This is not, however, what is concerning about fictional names for myself, since I do not accept the Millian interpretation of Kripke’s theory of names. As Kripke himself says, his theory is consistent with names having a “sense,” and I agree. So, empty names might have senses in addition to having referents, and therefore could be meaningful in virtue of having a sense.
What does bother me is this: some discourse containing empty names is not merely meaningful, it also seems to be truth-evaluable, and sometimes even…true. And this fact is not at all consistent with Kripke’s ideas. Whether you accept Millianism about names, or something a bit softer, as I do, on any Kripkean theory of names, their contribution to the truth condition of the sentences that contain them must be their referents, and by definition, empty names lack these. Truth-evaluable discourse containing empty names, then, should be impossible, if Kripke is right. But it does appear to be possible. This is the puzzle I find fascinating.
It's not new. however. The problem of negative existentials illustrates this fact, which has been around for quite some time. But, I am of the opinion that the predicate ‘exists’ is suspect enough to table this worry. Sentences like this one, then, are not the particular focus of my work either: (2) Pegasus does not exist.
In contrast with sentence (2), sentence (1) cannot be dismissed on the above grounds, and therefore I believe that sentence poses a quite different, and much stronger challenge to Kripkean theories of proper names than a sentence like (2).
It seems to me, for instance, that I can rationally know that I am reading a work of fiction, finish reading it, and go on and truthfully assert that Sherlock Holmes smokes, and suffer no guilt, or cognitive dissonance of any kind. And then my students too, in class after class, seem to agree. If I write sentence (1) on the board and then ask: Is this sentence true? None of them struggle to answer. The answer is always, almost instantly: yes. It is only among philosophers that I ever get the answer: false. And, for that reason, it strikes me as an answer coming from individuals already in the grip of a theory.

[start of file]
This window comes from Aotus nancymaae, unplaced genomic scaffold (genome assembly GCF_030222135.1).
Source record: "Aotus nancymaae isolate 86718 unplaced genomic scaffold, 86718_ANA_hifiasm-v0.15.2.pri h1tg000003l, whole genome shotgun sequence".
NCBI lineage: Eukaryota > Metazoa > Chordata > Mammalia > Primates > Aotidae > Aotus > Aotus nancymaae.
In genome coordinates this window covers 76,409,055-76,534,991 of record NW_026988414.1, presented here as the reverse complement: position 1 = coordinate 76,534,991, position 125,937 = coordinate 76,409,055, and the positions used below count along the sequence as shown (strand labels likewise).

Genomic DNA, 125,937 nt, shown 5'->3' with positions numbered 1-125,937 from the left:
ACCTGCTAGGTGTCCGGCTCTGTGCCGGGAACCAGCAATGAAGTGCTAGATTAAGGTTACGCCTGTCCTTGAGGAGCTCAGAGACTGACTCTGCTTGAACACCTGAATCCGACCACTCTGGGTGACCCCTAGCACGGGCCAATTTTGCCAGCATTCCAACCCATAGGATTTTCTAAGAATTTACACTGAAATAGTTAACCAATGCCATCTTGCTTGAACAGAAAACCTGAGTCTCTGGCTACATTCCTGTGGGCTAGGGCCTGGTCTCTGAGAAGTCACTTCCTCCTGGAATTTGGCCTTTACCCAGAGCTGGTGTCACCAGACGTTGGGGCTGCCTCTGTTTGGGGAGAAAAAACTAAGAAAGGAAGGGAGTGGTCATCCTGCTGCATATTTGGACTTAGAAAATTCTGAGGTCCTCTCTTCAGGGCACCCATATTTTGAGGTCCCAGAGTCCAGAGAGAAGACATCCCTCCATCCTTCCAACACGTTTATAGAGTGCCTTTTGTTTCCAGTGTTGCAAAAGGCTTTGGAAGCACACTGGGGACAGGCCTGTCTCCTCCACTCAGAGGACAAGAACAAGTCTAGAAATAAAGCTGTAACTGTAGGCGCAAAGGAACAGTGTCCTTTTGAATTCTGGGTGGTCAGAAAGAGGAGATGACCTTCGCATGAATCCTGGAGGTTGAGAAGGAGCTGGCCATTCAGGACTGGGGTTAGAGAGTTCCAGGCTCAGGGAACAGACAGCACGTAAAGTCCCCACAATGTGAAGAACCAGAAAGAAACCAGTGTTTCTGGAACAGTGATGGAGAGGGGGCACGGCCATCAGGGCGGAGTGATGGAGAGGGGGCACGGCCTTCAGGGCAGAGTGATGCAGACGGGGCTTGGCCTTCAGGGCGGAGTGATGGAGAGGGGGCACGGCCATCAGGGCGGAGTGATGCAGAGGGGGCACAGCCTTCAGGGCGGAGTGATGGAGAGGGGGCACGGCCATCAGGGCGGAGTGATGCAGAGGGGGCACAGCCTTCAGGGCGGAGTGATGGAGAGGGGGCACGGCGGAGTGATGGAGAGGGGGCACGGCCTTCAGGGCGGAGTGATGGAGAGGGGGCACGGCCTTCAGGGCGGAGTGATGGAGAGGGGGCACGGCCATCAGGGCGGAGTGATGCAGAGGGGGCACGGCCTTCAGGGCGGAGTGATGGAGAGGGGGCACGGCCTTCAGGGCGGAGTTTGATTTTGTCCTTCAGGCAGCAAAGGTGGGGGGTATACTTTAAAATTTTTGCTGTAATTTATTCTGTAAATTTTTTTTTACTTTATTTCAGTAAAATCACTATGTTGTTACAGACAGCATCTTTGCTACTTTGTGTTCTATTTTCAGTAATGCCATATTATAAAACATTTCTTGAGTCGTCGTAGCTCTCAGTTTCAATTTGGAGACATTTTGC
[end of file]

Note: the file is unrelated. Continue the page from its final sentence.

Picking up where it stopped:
In contrast, Kripke somehow seemed to “see” what was intuitively true from a natural language user’s pre-theoretical perspective. For that reason, I am convinced that some kind of Kripkean theory of names must be correct, and yet also I am equally convinced that sentence (1) is true. Obviously, this is not because I believe there was some really smart detective Sherlock Holmes running around in the world that smoked, just as my students do not believe it on those grounds either. There is no Sherlock Holmes. He is a mere fictional character.
Worse still, other sentences like (3) 'Sherlock Holmes is a fictional character' seem like they too might be true, which many Kripkeans solve by claiming that the name 'Sherlock Holmes' really does refer. It refers to an abstract entity known as a fictional character. But, I rejected this idea when I asked my mother, who had attended school up until the eighth grade, why she believed that sentence, and she said it was because, well, Sherlock Holmes "just isn’t."
I finally came to the conclusion, then, that what is needed is an analysis of the truth of a sentence like (1) that is anti-realist, and yet supports a Kripkean theory of proper names — a seemingly impossible task — but one I hope I have at least made some progress on in the article “Proper Names and Their Fictional Uses” published in 2011. I am still working on the assumptions and fall out of the ideas presented there currently.